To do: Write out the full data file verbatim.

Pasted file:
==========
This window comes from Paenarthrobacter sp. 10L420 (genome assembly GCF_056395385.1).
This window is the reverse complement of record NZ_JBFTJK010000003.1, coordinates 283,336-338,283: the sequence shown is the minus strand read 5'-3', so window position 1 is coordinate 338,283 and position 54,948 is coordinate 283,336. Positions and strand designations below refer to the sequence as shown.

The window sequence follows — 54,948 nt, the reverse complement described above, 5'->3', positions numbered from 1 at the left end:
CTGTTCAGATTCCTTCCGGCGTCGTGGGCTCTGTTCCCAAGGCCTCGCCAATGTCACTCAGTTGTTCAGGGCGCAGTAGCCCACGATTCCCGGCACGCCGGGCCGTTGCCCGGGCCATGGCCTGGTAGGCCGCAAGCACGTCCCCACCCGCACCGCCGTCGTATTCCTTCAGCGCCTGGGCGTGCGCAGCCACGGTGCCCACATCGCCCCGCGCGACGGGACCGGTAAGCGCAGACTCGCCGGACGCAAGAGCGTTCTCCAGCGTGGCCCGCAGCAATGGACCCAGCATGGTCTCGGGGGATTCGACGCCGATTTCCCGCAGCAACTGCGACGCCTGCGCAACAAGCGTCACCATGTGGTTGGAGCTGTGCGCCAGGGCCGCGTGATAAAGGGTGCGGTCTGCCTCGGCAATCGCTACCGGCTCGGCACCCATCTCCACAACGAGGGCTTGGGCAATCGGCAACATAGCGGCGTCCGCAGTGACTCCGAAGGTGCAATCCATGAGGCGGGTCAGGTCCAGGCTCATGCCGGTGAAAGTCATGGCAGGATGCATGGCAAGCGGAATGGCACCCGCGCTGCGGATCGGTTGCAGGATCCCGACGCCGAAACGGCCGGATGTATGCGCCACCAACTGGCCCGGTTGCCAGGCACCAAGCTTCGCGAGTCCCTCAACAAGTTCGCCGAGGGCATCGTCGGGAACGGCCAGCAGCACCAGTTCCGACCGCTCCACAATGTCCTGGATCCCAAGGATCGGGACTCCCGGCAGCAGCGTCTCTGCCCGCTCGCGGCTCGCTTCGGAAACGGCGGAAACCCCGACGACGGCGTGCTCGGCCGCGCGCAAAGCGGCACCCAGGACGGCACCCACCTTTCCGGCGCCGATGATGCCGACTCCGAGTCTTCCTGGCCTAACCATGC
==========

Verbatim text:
This window comes from Paenarthrobacter sp. 10L420 (genome assembly GCF_056395385.1).
This window is the reverse complement of record NZ_JBFTJK010000003.1, coordinates 283,336-338,283: the sequence shown is the minus strand read 5'-3', so window position 1 is coordinate 338,283 and position 54,948 is coordinate 283,336. Positions and strand designations below refer to the sequence as shown.

The window sequence follows — 54,948 nt, the reverse complement described above, 5'->3', positions numbered from 1 at the left end:
CTGTTCAGATTCCTTCCGGCGTCGTGGGCTCTGTTCCCAAGGCCTCGCCAATGTCACTCAGTTGTTCAGGGCGCAGTAGCCCACGATTCCCGGCACGCCGGGCCGTTGCCCGGGCCATGGCCTGGTAGGCCGCAAGCACGTCCCCACCCGCACCGCCGTCGTATTCCTTCAGCGCCTGGGCGTGCGCAGCCACGGTGCCCACATCGCCCCGCGCGACGGGACCGGTAAGCGCAGACTCGCCGGACGCAAGAGCGTTCTCCAGCGTGGCCCGCAGCAATGGACCCAGCATGGTCTCGGGGGATTCGACGCCGATTTCCCGCAGCAACTGCGACGCCTGCGCAACAAGCGTCACCATGTGGTTGGAGCTGTGCGCCAGGGCCGCGTGATAAAGGGTGCGGTCTGCCTCGGCAATCGCTACCGGCTCGGCACCCATCTCCACAACGAGGGCTTGGGCAATCGGCAACATAGCGGCGTCCGCAGTGACTCCGAAGGTGCAATCCATGAGGCGGGTCAGGTCCAGGCTCATGCCGGTGAAAGTCATGGCAGGATGCATGGCAAGCGGAATGGCACCCGCGCTGCGGATCGGTTGCAGGATCCCGACGCCGAAACGGCCGGATGTATGCGCCACCAACTGGCCCGGTTGCCAGGCACCAAGCTTCGCGAGTCCCTCAACAAGTTCGCCGAGGGCATCGTCGGGAACGGCCAGCAGCACCAGTTCCGACCGCTCCACAATGTCCTGGATCCCAAGGATCGGGACTCCCGGCAGCAGCGTCTCTGCCCGCTCGCGGCTCGCTTCGGAAACGGCGGAAACCCCGACGACGGCGTGCTCGGCCGCGCGCAAAGCGGCACCCAGGACGGCACCCACCTTTCCGGCGCCGATGATGCCGACTCCGAGTCTTCCTGGCCTAACCATGC